Are Rehabs Private and Confidential?
Federal laws are in place to protect a recovering individual's privacy. According to the Substance Abuse and Mental Health Services Administration (SAMHSA) and the U.S. Department of Health and Human Services, patient consent is required for the disclosure of records, with a few exceptions. While each methamphetamine rehab center is different, each values the privacy of their patients.
How Long Does Inpatient Methamphetamine Rehabilitation Last?
Each recovering individual has options. While many patients choose to stay at a methamphetamine treatment center for a period of one month, others may benefit from longer stays. In addition to the 28- to 30-day option, some programs offer 60-day programs. This may be appropriate for those with a more serious addiction. For those who have been living with addiction for a long period of time, a 90-day stay may provide even more benefit. Research indicates that programs lasting 90 days are associated with more favorable treatment outcomes than shorter bouts of treatment and that programs even longer than 90 days help to maintain and build upon sobriety.5 Treatment lengths will almost certainly vary from one person to the next, and will be best determined based on several factors such as recovery progress, individual needs, and the recommendations of a treating professional.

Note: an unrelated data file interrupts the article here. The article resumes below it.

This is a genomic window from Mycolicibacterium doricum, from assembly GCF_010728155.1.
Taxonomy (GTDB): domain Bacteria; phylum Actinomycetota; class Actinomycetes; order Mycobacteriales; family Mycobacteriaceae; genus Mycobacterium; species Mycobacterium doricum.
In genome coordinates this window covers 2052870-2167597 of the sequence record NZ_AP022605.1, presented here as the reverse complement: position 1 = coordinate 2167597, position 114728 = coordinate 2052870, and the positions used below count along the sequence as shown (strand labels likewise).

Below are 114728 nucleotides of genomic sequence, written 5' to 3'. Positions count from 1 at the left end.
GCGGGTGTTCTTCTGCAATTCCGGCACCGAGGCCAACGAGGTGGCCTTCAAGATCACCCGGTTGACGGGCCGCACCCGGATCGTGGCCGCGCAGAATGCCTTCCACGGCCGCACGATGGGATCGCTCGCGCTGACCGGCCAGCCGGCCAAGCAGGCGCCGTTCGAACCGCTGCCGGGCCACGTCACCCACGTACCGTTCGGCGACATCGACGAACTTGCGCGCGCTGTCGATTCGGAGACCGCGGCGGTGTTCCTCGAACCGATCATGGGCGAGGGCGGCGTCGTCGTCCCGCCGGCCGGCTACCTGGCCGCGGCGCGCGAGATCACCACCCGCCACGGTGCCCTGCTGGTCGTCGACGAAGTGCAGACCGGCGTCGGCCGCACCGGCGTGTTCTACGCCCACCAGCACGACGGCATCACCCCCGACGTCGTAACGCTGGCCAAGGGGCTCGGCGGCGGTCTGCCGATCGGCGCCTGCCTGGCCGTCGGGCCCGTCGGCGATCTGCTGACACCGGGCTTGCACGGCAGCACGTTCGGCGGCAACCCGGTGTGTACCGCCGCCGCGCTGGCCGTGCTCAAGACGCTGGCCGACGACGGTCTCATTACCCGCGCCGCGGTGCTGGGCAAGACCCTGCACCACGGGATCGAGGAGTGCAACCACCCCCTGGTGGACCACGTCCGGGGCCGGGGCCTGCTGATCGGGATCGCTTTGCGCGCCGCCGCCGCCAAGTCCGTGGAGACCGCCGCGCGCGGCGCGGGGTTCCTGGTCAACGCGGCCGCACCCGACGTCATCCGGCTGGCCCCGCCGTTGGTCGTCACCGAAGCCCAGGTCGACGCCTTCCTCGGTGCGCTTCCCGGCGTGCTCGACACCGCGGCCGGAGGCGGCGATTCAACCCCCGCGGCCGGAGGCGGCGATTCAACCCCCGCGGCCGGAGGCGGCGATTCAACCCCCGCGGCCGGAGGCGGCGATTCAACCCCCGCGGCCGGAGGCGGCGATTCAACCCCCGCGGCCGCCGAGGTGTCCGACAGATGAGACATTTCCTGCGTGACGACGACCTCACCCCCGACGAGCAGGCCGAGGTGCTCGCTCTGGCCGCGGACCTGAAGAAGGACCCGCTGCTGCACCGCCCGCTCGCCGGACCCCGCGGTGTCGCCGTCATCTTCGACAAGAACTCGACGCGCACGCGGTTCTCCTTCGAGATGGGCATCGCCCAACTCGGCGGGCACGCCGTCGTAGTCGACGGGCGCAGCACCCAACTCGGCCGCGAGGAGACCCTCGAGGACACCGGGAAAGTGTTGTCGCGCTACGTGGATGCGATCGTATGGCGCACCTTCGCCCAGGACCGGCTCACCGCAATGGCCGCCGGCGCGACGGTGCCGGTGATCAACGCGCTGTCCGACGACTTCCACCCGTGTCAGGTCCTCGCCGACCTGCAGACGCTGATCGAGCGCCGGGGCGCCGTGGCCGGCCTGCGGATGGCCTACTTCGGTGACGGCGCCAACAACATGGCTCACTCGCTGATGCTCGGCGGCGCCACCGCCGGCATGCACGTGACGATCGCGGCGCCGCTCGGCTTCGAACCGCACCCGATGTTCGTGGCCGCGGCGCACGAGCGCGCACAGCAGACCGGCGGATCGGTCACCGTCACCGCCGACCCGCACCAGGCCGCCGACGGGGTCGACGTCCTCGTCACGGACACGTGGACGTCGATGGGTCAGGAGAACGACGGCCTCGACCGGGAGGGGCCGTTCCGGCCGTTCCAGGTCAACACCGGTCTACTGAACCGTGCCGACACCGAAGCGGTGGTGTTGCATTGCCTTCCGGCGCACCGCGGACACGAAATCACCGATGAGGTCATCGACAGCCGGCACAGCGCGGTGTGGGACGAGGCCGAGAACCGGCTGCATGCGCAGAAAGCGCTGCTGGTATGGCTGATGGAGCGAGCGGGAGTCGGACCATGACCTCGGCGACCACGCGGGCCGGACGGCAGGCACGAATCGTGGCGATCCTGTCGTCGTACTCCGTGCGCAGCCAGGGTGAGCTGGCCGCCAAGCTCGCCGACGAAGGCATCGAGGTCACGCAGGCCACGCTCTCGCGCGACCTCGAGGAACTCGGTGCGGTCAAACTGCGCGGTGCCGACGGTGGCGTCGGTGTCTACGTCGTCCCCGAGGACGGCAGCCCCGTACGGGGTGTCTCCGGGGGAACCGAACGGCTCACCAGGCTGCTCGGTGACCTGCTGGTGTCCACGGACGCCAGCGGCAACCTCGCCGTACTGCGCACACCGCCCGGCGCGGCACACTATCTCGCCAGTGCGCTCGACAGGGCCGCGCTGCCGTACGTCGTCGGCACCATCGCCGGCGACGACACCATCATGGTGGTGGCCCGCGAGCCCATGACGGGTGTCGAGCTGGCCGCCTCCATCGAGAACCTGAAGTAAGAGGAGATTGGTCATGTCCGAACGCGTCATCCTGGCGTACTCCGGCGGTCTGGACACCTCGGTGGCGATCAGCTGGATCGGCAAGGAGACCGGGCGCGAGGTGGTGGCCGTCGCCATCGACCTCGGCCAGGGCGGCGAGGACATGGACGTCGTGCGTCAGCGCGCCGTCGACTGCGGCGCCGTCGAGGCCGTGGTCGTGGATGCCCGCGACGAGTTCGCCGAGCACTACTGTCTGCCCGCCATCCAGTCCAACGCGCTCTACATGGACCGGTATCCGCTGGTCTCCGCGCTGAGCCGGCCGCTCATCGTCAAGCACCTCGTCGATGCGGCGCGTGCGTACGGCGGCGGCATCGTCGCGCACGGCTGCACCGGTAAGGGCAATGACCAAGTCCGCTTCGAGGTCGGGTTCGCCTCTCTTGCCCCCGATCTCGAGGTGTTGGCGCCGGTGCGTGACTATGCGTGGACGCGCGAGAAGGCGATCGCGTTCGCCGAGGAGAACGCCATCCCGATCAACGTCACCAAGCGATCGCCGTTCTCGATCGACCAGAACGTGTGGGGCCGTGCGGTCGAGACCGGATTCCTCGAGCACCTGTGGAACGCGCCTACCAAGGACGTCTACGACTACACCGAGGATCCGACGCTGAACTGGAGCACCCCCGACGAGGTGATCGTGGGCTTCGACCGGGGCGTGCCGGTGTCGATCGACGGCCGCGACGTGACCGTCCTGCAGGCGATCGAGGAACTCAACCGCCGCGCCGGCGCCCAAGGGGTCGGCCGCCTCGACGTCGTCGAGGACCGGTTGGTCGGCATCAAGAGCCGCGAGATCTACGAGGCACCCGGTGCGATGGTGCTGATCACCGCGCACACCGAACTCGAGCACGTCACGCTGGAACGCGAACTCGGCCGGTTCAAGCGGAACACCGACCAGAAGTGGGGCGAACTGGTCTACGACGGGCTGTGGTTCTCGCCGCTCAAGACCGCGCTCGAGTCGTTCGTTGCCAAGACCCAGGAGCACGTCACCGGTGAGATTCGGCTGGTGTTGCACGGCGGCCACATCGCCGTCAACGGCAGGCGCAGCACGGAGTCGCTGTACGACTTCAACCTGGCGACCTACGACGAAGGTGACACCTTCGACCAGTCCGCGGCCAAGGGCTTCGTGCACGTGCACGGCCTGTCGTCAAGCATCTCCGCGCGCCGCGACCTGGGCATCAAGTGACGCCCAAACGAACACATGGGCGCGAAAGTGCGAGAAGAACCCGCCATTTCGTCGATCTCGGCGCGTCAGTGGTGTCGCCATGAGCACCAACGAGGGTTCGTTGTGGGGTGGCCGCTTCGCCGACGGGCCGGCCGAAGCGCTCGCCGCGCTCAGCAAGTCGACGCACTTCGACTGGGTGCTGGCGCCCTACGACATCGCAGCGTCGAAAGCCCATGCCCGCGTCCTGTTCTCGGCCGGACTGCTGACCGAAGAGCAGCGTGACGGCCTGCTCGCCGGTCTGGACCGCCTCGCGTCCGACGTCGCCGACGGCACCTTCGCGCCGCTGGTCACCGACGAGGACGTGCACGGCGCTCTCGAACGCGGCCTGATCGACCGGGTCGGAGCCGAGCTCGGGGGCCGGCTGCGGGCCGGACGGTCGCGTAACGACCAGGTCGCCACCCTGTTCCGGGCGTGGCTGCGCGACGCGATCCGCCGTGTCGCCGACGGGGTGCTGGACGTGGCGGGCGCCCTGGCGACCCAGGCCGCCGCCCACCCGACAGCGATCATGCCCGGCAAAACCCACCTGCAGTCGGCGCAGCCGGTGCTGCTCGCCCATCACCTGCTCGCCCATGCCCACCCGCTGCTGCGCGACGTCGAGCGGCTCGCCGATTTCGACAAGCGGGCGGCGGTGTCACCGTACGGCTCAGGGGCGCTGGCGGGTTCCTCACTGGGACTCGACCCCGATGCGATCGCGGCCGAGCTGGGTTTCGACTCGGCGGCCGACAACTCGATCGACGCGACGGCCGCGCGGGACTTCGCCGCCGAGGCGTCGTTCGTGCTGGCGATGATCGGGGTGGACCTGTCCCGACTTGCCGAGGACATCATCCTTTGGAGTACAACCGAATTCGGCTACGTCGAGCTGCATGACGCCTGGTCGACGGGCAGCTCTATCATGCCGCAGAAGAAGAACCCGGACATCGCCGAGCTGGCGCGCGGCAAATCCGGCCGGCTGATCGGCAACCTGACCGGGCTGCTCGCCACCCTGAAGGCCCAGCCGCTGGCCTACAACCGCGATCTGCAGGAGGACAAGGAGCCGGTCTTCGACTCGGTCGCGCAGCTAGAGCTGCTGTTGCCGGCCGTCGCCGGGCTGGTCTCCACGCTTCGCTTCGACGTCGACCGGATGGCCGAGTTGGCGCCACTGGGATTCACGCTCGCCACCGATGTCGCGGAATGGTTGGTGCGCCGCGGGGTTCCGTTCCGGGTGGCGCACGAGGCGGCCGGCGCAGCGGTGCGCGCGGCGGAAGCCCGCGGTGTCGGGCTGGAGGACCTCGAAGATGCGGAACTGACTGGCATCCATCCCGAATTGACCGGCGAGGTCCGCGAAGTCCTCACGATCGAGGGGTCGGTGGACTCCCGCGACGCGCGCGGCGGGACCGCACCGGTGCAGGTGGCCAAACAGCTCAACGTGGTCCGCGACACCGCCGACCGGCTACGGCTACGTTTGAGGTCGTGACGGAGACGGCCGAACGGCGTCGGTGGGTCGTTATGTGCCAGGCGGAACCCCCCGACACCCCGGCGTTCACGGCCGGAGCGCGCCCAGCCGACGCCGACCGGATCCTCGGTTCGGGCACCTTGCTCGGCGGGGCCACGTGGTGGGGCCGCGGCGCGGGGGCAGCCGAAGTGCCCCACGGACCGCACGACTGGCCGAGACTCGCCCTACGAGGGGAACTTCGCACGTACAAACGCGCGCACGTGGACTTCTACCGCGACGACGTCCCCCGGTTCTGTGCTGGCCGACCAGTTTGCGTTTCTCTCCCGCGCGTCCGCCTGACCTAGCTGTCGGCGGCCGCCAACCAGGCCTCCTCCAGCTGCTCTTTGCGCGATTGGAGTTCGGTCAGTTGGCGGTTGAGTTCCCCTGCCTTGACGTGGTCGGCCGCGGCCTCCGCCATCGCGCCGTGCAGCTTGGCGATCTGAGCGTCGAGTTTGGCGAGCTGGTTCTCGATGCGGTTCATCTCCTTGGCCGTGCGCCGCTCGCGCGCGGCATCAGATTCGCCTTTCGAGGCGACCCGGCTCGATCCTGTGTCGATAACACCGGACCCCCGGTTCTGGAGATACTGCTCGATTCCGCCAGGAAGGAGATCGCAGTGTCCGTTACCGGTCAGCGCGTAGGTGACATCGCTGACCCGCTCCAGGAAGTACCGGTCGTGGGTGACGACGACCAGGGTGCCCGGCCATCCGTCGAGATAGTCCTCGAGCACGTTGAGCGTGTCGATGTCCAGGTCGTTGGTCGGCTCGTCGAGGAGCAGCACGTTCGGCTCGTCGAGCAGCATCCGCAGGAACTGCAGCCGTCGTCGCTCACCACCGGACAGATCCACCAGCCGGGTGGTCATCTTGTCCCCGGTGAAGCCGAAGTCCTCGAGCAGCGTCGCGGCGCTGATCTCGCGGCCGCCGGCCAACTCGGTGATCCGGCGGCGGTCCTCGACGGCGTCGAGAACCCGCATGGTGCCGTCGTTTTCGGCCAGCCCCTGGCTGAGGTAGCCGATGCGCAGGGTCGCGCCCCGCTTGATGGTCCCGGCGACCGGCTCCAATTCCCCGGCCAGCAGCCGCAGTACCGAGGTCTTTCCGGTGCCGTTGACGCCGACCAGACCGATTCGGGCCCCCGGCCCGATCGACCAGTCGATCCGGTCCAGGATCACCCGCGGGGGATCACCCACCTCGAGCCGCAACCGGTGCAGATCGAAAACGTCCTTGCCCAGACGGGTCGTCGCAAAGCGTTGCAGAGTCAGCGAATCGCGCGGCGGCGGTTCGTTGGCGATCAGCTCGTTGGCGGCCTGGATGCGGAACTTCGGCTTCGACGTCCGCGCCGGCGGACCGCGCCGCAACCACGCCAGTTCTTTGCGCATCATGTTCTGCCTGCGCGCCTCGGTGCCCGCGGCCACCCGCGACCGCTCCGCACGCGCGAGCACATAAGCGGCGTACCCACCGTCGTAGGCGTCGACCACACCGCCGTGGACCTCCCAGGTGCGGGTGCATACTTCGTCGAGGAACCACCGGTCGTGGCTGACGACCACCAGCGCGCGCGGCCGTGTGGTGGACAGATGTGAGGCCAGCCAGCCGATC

What Happens During Treatment?
One thing is certain: No amount of methamphetamine rehabilitation will help you achieve lasting success until you are ready to get treatment, embrace recovery, and live a life of sobriety.-Rehabs.com
If you've never entered a rehab program before, you may be wondering what the experience will be like. First of all, treatment at a methamphetamine rehab center takes place in a caring and supportive environment. Each staff member is compassionate, empathetic, and nonjudgmental. This type of environment helps to foster recovery. Once you arrive at the facility, you will receive an intake evaluation similar to the physician assessment discussed above. The treatment team will use this information to create an individualized treatment plan for you based on your needs, mental health, meth addiction severity, any other drugs of abuse, previous difficulties with withdrawal or treatment experiences, and more.